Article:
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PostPosted: Sun Nov 13, 2011 10:12 pm 
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I am always a bit puzzled by those who buy a power meter and seem to either not understand how to use them or have misconceptions of their utilisation. I am even more confused by those that get a power meter and then eschew it's use for a HR monitor. That is not to say one cannot train well without a PM but anyone who has one and finds it utilisation of no use for training has really not understood how to use it.

I laugh when I hear that "pro X" has "given up" training with power. Testimony that even the best can improve in spite of their training methodology and not because of it.


As for training at or near lactate threshold... there is a time and place for this training. A reason why constant testing is essential. As for being the "most effective" this would need further clarification. There is more than one way to "skin the FTP cat" and this will largely come down to the specifics of the events you are training for. Know the demands of the event is yet another benefit of the power meter.

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Posted: Sun Nov 13, 2011 10:12 pm 


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PostPosted: Mon Nov 14, 2011 1:39 am 
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Tapeworm your puzzlement is not adding to the discussion. What is wrong with questioning a widely held believe. I perfectly understand the conventional wisdom of training with power. Training with power is not a hard concept to understand, I am questioning the premise. If no one ever questioned anything we would still be riding in the little ring for the first two months of the year. I am looking for the science that proves that power at LT is a constant. All of the training with power theories depend on that constant. If the constant is not valid then the methodologies needs to be questioned. Point me to the research. Or maybe the whole idea of LT is less clear, maybe we talking more art than science.


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PostPosted: Mon Nov 14, 2011 2:19 am 
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Power at lactate threshold is not a constant, by definition.

I am sorry if my puzzlement is not adding to thread but if you can extrapolate as what is not understood then I can attempt to explain it

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PostPosted: Mon Nov 14, 2011 3:48 am 
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A powermeter tells you how much cheese cake you can have at the end of a ride.
Ride further & harder = more cheesecake ...... training 101 folks! :D


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PostPosted: Mon Nov 14, 2011 4:35 am 
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+1 with LT not being at all constant. One of the principal purposes of training with a PowerMeter is for the rider to be able to identify the point at which that is occuring and to design a programme of intervals and rest that will allow the body to adapt to pwerforming at a higher level.

I also agree with you, Calnago. For may of us, our World Tour dreams live on only in our friends who had the talent and the balls to truly go 'all-in'. The rest of us, though, can still benefit from the trickle-down of the knowledge and the technology. At least that way we can still hang-on like grim death to the wheels of the Cat. 1's...


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PostPosted: Mon Nov 14, 2011 5:52 am 
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Excellent. So I can keep my power meter and eat my cheesecake too. That's all I really wanted to hear :).

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PostPosted: Wed Nov 16, 2011 5:25 pm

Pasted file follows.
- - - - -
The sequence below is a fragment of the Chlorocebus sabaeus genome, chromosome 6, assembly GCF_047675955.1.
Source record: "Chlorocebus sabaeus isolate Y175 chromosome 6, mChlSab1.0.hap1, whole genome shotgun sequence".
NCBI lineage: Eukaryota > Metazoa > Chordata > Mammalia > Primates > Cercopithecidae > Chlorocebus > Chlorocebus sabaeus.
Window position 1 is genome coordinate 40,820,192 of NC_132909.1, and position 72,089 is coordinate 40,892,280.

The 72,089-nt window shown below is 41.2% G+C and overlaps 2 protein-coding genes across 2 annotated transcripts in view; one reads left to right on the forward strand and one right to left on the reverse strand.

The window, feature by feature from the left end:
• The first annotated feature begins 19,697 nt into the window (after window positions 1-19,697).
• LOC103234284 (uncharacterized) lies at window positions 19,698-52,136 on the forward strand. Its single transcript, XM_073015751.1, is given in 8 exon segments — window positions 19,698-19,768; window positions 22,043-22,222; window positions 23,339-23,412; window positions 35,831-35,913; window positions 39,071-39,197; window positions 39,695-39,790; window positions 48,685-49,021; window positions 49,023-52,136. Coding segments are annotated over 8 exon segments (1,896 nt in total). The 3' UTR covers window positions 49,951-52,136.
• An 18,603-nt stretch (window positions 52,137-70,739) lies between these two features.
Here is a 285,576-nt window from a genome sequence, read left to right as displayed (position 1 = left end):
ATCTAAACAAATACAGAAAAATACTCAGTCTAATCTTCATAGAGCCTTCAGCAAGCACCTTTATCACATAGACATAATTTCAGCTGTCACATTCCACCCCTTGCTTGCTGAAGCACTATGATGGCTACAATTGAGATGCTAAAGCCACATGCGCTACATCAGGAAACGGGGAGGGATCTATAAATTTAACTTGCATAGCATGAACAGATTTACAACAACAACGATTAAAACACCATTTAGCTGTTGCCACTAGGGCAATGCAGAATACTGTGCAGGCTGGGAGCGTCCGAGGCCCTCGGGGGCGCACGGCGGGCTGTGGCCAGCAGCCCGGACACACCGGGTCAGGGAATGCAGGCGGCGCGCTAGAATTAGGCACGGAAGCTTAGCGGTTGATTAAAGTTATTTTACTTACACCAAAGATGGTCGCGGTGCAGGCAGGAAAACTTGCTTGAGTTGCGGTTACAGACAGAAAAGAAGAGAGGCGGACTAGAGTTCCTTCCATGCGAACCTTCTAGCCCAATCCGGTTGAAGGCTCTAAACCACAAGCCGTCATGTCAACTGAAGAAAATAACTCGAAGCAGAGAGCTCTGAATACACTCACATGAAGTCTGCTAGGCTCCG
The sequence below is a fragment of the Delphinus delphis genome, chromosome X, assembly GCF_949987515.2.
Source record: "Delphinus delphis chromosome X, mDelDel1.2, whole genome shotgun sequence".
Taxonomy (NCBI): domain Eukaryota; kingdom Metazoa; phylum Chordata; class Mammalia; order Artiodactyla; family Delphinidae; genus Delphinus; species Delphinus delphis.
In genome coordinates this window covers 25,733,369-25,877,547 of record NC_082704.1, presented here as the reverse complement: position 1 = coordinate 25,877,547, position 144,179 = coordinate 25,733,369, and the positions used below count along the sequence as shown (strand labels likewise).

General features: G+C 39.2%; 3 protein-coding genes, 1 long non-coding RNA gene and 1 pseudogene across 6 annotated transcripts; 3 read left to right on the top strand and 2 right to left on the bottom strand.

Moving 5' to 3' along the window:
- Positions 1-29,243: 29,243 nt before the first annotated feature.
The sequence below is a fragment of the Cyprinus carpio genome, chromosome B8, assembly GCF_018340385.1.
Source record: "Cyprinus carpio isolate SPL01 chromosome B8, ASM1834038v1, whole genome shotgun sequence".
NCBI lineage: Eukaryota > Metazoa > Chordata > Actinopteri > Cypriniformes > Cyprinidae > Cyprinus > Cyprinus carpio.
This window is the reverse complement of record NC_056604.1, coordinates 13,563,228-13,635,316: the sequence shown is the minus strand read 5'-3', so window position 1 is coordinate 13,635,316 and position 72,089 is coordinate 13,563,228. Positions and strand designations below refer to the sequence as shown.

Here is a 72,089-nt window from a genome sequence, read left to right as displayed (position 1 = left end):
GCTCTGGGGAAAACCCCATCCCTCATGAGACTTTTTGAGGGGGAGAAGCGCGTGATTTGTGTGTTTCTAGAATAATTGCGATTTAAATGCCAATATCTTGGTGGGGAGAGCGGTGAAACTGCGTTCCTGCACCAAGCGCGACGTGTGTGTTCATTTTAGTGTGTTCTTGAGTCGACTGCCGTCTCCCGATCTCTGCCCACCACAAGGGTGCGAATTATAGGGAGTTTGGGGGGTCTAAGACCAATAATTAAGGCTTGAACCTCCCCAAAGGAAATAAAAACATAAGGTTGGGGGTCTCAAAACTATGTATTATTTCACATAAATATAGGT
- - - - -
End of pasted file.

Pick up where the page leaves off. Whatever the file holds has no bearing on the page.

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There is a ton of information missing here in reference to the OP-

Did your volume/intensity decrease, increase, etc. during the year that you had the PM and used the PMC?

What was your general structure like? Did you program in rest? Did you alter your training in any way from before using a PM? If so, how did you actually structure your rest?

In addition, how did the content of your rides change? How did you program in different intervals or plan your training.

Most people buy a PM and then only use it as a video game- to see pretty numbers for a given duration. Of the people I know with a PM very few actually sit down and write out a specific program and follow it throughout the season or do anything different from what they did before. They cease to improve, or improve at an different rate and then base their opinion of training with power on how big of a role the PM played in their success and failure.

For me the PMC is only useful during certain periods of time:

Start of the season to make sure I ramp into training properly.

During pre-programmed rest weeks to see how much a block overloaded me and how well I am recovering compared to previous blocks at different CTL and with different loading schemes and structures.

During race periods to get an accurate idea of how much I am doing on race weekends so that I don't overestimate the actual demands of my races and lose fitness too fast by doing too little total work.

To look back at the end of the season and find correlations for power bests, illness, good periods, bad periods, etc.

Using it on a daily basis won't create some magic balance of fitness and freshness- I tried to use it like this and had disastrous results.

Golden Cheetah's PMC is terrible IMO and their TSS metric calculation routinely gives inaccurate numbers. After loading one of my client's info into Training Peaks and WKO his PMC was drastically different in almost every regard.

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PostPosted: Wed Nov 16, 2011 9:04 pm 
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@KWalker I have found similar in regards to performance manger however as mentioned I don't like either really. The reason being is that performance managers doesn't take in account individuals' ability to recover/not recover not to mention it cannot track mental or mood fatigue, both of which I consider to be more important. But as you say looking back at data is still highly useful when reviewing a season.

And totally agree about the "video game" analogy.

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PostPosted: Wed Nov 16, 2011 9:42 pm